We conduct our business through two reportable segments: (i) health care distribution and (ii) technology and value-added services.  These segments offer different products and services to the same customer base. 

 

The health care distribution reportable segment aggregates our global dental, animal health and medical operating segments.  This segment distributes consumable products, small equipment, laboratory products, large equipment, equipment repair services, branded and generic pharmaceuticals, vaccines, surgical products, diagnostic tests, infection-control products and vitamins.  Our global dental group serves office-based dental practitioners, dental laboratories, schools and other institutions.  Our global animal health group serves animal health practices and clinics.  Our global medical group serves office-based medical practitioners, ambulatory surgery centers, other alternate-care settings and other institutions. 

 

Our technology and value-added services group provides software, technology and other value-added services to health care practitioners.  Our technology group offerings include practice management software systems for dental and medical practitioners and animal health clinics.  Our value-added practice solutions include financial services on a non-recourse basis, e-services, practice technology, network and hardware services, as well as continuing education services for practitioners.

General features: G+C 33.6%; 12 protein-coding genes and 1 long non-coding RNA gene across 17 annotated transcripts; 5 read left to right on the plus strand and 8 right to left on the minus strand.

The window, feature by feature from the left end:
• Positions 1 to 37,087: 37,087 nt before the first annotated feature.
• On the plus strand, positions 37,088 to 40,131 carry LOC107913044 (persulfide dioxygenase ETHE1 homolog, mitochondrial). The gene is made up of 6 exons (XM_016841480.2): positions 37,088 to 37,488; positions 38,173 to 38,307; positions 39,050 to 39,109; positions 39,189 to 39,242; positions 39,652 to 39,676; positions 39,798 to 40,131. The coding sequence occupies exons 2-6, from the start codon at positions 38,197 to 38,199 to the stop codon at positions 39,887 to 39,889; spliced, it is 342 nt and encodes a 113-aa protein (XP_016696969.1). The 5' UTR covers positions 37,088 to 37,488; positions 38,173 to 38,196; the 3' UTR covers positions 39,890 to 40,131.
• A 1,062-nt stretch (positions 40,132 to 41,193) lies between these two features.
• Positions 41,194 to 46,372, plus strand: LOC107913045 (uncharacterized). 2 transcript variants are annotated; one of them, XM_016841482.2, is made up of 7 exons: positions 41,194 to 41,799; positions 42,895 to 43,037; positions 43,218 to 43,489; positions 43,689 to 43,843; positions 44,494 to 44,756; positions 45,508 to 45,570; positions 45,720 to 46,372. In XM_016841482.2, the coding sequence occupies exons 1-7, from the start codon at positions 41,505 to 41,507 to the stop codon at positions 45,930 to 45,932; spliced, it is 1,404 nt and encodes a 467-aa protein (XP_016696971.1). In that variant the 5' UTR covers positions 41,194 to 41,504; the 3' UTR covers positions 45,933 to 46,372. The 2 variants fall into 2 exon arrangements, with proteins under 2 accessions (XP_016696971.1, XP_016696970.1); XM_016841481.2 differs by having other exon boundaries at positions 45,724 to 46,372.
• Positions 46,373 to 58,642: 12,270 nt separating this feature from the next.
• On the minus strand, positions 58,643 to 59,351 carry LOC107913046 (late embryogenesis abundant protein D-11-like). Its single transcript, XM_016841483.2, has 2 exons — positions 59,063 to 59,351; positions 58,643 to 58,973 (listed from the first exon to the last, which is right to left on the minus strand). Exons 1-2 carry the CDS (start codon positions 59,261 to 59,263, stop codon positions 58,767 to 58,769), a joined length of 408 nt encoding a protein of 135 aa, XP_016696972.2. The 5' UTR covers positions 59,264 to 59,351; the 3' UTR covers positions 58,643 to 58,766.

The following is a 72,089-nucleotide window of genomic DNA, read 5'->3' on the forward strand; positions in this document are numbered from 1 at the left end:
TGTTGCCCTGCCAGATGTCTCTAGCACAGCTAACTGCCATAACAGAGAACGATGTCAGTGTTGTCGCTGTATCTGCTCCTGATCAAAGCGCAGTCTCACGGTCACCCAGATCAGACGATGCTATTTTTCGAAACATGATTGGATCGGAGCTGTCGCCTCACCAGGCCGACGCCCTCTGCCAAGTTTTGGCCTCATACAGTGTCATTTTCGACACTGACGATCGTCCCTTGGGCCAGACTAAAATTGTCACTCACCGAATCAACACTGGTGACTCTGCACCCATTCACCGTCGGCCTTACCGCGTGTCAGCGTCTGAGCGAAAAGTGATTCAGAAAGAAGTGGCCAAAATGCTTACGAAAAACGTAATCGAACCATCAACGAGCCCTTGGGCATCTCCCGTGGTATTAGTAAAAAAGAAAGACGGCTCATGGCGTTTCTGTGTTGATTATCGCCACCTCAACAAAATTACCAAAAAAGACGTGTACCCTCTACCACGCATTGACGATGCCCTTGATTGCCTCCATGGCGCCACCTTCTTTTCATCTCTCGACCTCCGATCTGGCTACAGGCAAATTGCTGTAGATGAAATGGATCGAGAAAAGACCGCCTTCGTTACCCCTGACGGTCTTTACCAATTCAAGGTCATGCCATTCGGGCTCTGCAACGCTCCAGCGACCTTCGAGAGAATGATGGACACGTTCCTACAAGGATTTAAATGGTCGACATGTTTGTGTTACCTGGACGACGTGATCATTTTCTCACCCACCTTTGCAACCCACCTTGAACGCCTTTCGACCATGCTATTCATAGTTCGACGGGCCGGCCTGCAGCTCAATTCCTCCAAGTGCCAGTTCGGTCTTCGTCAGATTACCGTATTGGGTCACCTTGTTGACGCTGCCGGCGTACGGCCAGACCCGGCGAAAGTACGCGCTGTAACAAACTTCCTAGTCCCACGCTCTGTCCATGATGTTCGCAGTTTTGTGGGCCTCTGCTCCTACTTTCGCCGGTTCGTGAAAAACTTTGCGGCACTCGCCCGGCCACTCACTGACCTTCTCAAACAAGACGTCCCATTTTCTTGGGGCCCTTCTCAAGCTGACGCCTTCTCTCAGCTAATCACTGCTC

3


 

Industry

 

The health care products distribution industry, as it relates to office-based health care practitioners, is fragmented and diverse.  This industry, which encompasses the dental, animal health and medical markets, was estimated to produce revenues of approximately $45 billion in 2016 in the global markets.  The industry ranges from sole practitioners working out of relatively small offices to group practices or service organizations ranging in size from a few practitioners to a large number of practitioners who have combined or otherwise associated their practices.

 

Due in part to the inability of office-based health care practitioners to store and manage large quantities of supplies in their offices, the distribution of health care supplies and small equipment to office-based health care practitioners has been characterized by frequent, small quantity orders, and a need for rapid, reliable and substantially complete order fulfillment.  The purchasing decisions within an office-based health care practice are typically made by the practitioner or an administrative assistant.  Supplies and small equipment are generally purchased from more than one distributor, with one generally serving as the primary supplier.

 

The health care products distribution industry continues to experience growth due to the aging population, increased health care awareness, the proliferation of medical technology and testing, new pharmacology treatments and expanded third-party insurance coverage, partially offset by the effects of unemployment on insurance coverage.  In addition, the physician market continues to benefit from the shift of procedures and diagnostic testing from acute care settings to alternate-care sites, particularly physicians’ offices.